Ani DiFranco: First of all, please stop screaming, because it will be much better for our conversation, for our dialogue.
Lana Wachowski: I’m not trying to disobey; I’m just trying to fit in.
DiFranco: Well, that’s nothing new.
Wachowski: OK, OK, I get it -- you’re very encouraging, I love you.
DiFranco: I've got a subscription to The Nation. Ms. Magazine.
Wachowski: Let someone else be valedictorian.
DiFranco: There's no fucking way with the amount of power involved.
Wachowski: Just before she opened the door I dove desperately between the shadowed folds between the racked dresses, my heart pounding like a mouse, listening to her call my name over and over, praying that somehow I might remain invisible.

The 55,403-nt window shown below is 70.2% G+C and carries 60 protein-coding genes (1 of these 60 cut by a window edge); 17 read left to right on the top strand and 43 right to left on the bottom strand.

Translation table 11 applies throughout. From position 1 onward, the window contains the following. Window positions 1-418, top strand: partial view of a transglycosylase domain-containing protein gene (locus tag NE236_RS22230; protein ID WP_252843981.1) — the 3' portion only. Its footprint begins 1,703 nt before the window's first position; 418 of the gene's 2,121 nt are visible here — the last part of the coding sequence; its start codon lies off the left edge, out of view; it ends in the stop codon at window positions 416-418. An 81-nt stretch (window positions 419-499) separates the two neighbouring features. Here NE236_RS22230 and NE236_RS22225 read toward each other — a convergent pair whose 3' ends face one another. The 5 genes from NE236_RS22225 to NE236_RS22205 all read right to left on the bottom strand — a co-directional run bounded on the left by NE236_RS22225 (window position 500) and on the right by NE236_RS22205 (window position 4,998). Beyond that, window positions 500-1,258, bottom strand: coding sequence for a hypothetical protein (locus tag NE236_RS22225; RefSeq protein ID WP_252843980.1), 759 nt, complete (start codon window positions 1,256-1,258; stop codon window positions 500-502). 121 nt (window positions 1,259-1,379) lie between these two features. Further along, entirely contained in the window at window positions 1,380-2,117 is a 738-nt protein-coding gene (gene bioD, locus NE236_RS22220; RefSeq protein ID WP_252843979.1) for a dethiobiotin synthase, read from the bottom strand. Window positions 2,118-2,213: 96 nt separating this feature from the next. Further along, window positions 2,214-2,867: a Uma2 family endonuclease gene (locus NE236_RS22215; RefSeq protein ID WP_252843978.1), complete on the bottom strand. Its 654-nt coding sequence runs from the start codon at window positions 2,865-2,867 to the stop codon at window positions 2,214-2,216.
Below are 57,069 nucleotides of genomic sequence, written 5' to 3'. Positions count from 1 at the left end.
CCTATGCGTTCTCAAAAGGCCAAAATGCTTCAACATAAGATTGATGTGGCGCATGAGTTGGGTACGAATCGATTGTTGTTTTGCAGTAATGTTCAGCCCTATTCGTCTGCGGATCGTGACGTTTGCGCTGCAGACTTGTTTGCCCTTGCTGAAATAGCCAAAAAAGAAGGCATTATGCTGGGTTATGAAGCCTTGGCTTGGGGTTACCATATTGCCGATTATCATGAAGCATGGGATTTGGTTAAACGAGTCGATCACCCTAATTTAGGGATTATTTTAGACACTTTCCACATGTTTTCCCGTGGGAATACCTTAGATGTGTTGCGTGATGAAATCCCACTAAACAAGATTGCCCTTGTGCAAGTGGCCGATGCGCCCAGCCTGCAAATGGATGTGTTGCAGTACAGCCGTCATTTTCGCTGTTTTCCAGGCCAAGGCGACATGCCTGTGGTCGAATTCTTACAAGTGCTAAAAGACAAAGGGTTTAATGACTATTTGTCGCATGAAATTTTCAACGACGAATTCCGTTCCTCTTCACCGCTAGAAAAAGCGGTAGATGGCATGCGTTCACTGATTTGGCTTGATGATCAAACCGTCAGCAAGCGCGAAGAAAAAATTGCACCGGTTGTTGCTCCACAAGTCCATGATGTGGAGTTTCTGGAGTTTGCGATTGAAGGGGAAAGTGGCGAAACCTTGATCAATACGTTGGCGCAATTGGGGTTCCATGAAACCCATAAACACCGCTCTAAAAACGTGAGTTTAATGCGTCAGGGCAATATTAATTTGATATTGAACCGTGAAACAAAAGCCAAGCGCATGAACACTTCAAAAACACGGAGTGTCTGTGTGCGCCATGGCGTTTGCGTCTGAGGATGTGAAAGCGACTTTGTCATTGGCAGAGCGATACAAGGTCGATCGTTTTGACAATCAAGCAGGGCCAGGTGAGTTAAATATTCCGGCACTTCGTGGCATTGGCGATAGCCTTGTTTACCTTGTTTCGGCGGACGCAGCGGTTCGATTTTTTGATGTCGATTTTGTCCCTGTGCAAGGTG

DiFranco: But after days and days of meetings, she called last night and it was so great to talk to her because she was re-inspired at the possibility of one person to make a difference.
Wachowski: We went to dinner.
DiFranco: You know how it is.
Wachowski: She grabs me, she’s yelling at me.
DiFranco: Of course, we're talking about some crazy guys, some crazy violent motherfuckers.
Wachowski: Just as the platform begins to rumble suddenly I notice someone walking down the ramp.
DiFranco: When that first building fell there was a color blindness in that blinding flash of light that I found so beautiful.
Wachowski: After school I go to the nearby Burger King and write a suicide note. I wrote about the way that knowledge had an actual materiality not unlike the materiality of a ladder that could be used to gain access to places and worlds that were previously unimaginable.
DiFranco: Yeah. Whatever, I mean, that's a very, sort of, obvious and basic thing to say, but somehow I feel the need to keep saying it.